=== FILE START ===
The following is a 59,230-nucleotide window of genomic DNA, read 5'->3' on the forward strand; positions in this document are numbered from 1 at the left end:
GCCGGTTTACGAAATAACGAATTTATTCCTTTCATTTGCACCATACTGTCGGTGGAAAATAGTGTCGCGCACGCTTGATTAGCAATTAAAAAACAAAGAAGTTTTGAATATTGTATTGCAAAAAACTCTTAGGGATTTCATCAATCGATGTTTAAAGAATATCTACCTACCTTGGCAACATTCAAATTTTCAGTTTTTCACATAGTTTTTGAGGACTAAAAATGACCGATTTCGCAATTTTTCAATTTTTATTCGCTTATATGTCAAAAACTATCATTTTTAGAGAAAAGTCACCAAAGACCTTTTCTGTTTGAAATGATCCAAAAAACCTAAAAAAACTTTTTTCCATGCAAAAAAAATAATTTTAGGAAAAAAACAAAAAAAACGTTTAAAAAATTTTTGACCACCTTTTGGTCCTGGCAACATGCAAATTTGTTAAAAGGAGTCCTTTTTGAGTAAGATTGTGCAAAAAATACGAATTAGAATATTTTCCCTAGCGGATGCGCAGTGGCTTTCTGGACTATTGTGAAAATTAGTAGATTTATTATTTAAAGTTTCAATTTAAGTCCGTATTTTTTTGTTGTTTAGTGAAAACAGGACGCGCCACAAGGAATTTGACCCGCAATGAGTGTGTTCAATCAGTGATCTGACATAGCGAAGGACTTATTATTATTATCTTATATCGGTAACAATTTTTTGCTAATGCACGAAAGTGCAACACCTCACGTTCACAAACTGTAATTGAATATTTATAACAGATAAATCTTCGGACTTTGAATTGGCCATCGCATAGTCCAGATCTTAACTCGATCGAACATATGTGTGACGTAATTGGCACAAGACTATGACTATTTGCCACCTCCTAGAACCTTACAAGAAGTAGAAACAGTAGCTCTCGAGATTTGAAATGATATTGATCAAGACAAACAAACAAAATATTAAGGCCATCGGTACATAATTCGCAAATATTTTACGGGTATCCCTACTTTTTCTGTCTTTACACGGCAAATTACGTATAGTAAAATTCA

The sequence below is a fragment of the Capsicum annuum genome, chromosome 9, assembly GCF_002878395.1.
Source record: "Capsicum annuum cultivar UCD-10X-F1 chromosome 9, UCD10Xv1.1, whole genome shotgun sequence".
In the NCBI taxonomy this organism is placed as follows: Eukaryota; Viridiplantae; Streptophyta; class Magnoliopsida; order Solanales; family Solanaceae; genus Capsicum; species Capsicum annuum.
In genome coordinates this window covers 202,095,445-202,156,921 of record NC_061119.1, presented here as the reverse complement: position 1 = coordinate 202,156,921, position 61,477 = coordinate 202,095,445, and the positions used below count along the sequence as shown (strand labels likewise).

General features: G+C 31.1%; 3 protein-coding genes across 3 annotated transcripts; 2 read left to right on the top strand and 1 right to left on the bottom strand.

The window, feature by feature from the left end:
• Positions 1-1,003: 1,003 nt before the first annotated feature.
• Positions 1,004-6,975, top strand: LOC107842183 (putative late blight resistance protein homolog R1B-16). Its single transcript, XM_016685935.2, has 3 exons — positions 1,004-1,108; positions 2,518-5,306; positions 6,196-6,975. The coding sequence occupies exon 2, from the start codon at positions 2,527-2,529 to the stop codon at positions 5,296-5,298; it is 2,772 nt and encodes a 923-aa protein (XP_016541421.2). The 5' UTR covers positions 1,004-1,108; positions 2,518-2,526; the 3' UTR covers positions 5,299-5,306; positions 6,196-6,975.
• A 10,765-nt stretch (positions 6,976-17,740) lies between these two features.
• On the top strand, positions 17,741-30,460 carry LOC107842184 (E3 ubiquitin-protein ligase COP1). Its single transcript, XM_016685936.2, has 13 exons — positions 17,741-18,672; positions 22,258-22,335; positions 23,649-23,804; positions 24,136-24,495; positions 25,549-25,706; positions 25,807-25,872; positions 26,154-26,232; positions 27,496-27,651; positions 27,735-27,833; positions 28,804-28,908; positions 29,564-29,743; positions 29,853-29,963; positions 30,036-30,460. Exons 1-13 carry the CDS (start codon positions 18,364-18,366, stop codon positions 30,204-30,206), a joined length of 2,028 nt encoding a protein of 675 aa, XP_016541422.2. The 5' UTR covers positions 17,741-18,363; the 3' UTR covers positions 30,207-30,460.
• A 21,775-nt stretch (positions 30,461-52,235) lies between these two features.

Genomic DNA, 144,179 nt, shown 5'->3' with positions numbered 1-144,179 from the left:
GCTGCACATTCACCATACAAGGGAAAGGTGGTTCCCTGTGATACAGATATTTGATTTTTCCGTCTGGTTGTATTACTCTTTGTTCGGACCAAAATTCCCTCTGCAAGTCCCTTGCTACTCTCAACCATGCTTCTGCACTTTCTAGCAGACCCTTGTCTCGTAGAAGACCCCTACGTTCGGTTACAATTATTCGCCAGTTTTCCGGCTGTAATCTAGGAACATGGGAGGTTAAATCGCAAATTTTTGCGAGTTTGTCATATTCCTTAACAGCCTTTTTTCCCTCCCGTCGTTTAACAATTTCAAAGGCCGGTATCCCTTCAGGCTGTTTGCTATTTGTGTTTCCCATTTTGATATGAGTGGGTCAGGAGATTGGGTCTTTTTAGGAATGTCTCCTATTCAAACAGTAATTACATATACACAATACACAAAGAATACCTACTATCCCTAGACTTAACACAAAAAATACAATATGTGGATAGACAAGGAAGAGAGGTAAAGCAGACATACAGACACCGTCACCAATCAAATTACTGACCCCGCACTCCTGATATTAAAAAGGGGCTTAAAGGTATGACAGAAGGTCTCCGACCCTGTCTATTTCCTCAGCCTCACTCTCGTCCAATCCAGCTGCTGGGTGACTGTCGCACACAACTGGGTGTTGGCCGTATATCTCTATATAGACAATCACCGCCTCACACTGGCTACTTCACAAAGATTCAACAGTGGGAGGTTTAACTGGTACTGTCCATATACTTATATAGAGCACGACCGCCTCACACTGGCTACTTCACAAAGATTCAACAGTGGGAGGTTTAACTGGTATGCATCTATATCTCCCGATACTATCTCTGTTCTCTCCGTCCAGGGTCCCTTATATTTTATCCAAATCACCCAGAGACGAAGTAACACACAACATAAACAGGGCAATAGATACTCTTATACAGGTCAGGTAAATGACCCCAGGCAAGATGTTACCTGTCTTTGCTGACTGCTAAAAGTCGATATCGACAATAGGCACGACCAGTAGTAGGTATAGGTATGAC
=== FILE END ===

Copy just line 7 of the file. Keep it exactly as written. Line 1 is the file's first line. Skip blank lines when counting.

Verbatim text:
General features: G+C 31.1%; 3 protein-coding genes across 3 annotated transcripts; 2 read left to right on the top strand and 1 right to left on the bottom strand.